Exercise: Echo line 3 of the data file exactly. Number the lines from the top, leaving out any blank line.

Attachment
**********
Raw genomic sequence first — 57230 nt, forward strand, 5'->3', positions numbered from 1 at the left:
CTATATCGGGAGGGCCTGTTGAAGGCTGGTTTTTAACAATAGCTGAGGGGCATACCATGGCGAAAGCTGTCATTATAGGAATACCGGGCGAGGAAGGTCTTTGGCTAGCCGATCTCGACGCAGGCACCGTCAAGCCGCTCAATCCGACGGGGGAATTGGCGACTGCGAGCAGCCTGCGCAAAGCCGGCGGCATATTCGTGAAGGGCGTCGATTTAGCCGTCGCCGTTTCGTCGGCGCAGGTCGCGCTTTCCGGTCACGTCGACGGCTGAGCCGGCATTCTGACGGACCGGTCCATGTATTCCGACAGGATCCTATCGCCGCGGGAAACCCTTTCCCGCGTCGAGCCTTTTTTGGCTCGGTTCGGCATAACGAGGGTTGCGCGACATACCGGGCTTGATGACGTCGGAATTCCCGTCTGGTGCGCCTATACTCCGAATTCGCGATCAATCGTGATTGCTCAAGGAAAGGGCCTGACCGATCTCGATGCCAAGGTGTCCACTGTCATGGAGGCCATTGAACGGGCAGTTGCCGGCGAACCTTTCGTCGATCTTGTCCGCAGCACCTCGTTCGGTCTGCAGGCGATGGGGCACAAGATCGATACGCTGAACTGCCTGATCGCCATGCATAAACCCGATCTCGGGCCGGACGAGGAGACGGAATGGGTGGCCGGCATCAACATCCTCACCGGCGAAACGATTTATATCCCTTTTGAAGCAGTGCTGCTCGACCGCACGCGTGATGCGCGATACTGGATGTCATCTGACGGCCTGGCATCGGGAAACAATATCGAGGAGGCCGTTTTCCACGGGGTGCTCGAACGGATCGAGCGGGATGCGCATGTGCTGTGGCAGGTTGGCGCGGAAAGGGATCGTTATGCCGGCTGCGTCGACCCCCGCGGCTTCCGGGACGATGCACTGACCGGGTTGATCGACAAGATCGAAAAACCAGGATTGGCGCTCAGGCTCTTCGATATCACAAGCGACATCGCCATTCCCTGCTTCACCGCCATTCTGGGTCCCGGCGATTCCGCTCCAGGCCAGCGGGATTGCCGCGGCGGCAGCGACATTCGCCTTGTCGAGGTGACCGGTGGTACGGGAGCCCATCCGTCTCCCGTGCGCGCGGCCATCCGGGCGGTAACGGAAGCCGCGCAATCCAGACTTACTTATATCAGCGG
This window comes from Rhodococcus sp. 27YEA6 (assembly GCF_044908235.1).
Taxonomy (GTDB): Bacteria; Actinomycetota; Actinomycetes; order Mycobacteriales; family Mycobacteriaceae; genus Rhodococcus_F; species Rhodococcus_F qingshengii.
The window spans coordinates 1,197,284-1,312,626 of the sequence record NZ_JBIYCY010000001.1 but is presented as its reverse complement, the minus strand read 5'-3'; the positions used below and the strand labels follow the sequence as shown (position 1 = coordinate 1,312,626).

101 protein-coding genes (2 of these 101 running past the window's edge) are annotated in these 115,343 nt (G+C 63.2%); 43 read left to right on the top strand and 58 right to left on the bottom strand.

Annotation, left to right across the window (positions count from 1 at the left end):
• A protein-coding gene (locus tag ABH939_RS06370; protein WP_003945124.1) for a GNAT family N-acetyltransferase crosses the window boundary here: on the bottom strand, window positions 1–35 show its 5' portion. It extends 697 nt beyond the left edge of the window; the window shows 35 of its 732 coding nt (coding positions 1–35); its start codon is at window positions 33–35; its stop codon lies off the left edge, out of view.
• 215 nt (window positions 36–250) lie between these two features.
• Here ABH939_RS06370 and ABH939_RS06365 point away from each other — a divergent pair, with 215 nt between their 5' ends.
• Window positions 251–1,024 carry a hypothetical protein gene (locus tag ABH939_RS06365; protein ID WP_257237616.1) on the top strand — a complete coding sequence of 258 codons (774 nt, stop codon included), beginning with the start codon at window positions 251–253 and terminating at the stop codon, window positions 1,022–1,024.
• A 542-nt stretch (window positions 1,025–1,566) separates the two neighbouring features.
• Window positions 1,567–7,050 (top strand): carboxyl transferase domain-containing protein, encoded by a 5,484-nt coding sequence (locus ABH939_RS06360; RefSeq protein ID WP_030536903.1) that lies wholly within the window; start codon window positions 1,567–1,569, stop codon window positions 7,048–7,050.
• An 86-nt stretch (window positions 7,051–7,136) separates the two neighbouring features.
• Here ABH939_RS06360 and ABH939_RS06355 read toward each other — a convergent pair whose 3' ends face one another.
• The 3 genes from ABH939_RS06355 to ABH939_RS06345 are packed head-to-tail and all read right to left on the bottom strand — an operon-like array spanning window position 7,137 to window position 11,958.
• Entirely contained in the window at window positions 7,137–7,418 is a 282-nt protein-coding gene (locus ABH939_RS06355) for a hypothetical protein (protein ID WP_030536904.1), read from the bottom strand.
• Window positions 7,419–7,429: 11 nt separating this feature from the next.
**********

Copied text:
This window comes from Rhodococcus sp. 27YEA6 (assembly GCF_044908235.1).